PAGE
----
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Intelligence chief continues defense of data surveillance program

WASHINGTON -- The director of national intelligence yesterday stepped up his public defense of a top-secret government data surveillance program as technology companies began privately explaining the mechanics of its use.

The program, code-named PRISM, has enabled national security officials to collect email, videos, documents and other material from at least nine U.S. companies over six years, including Google, Microsoft and Apple, according to documents obtained by The Washington Post.

The disclosures about PRISM have renewed a national debate about the surveillance systems that sprang up after the attacks of Sept. 11, 2001, how broad those systems might be, and the extent of their reach into American lives.

In a statement issued yesterday, Director of National Intelligence James Clapper Jr. described PRISM as "an internal government computer system used to facilitate the government's statutorily authorized collection of foreign intelligence information from electronic communication service providers under court supervision."

"PRISM is not an undisclosed collection or data mining program," the statement said.

Clapper also said that "the United States government does not unilaterally obtain information from the servers of U.S. electronic communication service providers. All such information is obtained with FISA Court approval and with the knowledge of the provider based upon a written directive from the attorney general and the director of national intelligence."

The statement from Clapper is both an affirmation of PRISM and the government's strongest defense of it since its disclosure by The Washington Post and the Guardian of Britain on Thursday.

On Wednesday, the Guardian also disclosed secret orders enabling the National Security Agency to obtain data from Verizon about millions of phone calls made from the United States.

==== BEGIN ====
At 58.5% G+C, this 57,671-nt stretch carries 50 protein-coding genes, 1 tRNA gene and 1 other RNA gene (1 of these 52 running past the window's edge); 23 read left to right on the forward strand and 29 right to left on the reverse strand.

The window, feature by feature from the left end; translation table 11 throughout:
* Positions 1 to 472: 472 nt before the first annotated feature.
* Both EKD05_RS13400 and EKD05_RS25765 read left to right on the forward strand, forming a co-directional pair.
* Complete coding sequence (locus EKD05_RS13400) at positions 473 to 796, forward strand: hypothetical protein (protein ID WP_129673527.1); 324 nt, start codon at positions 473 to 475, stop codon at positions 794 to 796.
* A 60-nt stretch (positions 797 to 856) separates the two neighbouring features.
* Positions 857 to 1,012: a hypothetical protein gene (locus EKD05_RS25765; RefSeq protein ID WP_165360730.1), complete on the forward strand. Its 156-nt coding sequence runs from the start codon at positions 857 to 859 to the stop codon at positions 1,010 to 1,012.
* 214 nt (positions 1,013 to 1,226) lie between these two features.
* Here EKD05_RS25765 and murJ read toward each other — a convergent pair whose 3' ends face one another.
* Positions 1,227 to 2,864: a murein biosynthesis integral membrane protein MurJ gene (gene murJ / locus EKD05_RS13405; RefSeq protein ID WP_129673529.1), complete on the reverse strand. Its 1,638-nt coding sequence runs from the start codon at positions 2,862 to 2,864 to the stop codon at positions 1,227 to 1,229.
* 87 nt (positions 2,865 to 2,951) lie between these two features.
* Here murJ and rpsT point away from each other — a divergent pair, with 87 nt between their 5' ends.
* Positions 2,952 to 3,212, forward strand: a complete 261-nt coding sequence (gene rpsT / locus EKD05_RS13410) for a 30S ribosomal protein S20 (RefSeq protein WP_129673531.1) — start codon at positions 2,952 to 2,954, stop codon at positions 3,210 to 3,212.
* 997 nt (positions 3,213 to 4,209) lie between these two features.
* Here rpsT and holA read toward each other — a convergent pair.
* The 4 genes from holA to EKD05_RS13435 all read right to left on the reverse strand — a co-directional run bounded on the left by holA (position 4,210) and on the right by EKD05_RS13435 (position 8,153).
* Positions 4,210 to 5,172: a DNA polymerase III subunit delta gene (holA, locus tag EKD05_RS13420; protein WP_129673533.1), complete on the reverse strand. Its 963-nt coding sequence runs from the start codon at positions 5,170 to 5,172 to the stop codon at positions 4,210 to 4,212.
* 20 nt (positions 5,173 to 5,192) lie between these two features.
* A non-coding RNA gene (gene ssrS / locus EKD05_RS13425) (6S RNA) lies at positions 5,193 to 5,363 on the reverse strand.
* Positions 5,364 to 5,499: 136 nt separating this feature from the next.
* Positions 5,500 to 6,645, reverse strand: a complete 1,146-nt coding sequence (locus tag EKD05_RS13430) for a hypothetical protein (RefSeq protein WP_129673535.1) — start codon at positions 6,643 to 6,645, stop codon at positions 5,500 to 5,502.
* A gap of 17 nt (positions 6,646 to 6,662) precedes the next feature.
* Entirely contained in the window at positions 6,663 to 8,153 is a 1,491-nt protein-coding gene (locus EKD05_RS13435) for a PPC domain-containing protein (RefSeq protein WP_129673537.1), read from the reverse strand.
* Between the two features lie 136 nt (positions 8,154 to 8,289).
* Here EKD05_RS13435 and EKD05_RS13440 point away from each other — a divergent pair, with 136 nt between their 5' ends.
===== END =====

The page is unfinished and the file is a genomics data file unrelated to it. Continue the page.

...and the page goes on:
Clapper called the disclosures "rushed" and "reckless," with "inaccuracies" that have left "significant misimpressions."

"Disclosing information about the specific methods the government uses to collect communications can obviously give our enemies a 'playbook' of how to avoid detection," Clapper said.

"Nonetheless, [the law governing PRISM] . . . has proven vital to keeping the nation and our allies safe. It continues to be one of our most important tools for the protection of the nation's security."

In responding to the revelations about PRISM, the White House, some lawmakers and company officials have repeatedly suggested that secret court orders are issued every time the NSA or other intelligence agencies seek information under Section 702 of the Foreign Intelligence Surveillance Act. But the orders serve as one-time blanket approvals for data acquisition and surveillance on selected foreign targets for periods of as long as a year.

The companies have publicly denied any knowledge of PRISM or any system that allows the government to directly query their central servers. But because the program is so highly classified, only a few people at most at each company would legally be allowed to know about PRISM, let alone the details of its operations.

Executives at some of the participating companies, who spoke on the condition of anonymity, acknowledged the system's existence and said it was used to share information about foreign customers with the NSA and other parts of the nation's intelligence community.

These executives said PRISM was created after much negotiation with federal authorities, who had pressed for easier access to data they were entitled to under previous orders granted by the secret FISA court.

One top-secret document obtained by The Washington Post described it as "Collection directly from the servers of these U.S. Service Providers: Microsoft, Yahoo, Google, Facebook, PalTalk, AOL, Skype, YouTube, Apple."

Intelligence community sources said that this description, although inaccurate from a technical perspective, matches the experience of analysts at the NSA.

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